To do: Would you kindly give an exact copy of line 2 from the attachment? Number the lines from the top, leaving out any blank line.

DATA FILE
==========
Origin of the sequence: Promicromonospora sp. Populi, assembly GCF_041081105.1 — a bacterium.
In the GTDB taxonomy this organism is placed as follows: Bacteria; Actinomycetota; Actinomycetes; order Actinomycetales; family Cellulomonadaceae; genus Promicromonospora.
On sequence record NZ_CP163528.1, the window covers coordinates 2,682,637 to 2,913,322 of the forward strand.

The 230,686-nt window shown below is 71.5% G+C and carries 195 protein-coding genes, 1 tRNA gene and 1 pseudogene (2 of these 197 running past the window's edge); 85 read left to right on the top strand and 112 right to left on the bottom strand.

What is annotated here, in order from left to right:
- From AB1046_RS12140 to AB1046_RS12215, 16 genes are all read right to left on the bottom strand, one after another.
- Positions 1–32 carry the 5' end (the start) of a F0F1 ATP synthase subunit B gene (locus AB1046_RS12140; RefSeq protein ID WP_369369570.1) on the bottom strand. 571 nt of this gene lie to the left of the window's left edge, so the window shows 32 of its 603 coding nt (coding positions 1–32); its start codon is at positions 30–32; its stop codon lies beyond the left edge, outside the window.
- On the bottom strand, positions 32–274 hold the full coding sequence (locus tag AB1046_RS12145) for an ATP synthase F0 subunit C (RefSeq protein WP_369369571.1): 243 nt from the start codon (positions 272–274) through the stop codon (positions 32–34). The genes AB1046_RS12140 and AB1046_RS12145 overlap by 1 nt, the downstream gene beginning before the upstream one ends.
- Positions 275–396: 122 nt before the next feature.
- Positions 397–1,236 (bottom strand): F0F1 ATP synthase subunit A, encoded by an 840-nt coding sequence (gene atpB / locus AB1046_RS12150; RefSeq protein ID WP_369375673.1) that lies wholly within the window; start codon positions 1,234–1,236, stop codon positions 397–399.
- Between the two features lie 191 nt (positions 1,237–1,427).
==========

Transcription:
In the GTDB taxonomy this organism is placed as follows: Bacteria; Actinomycetota; Actinomycetes; order Actinomycetales; family Cellulomonadaceae; genus Promicromonospora.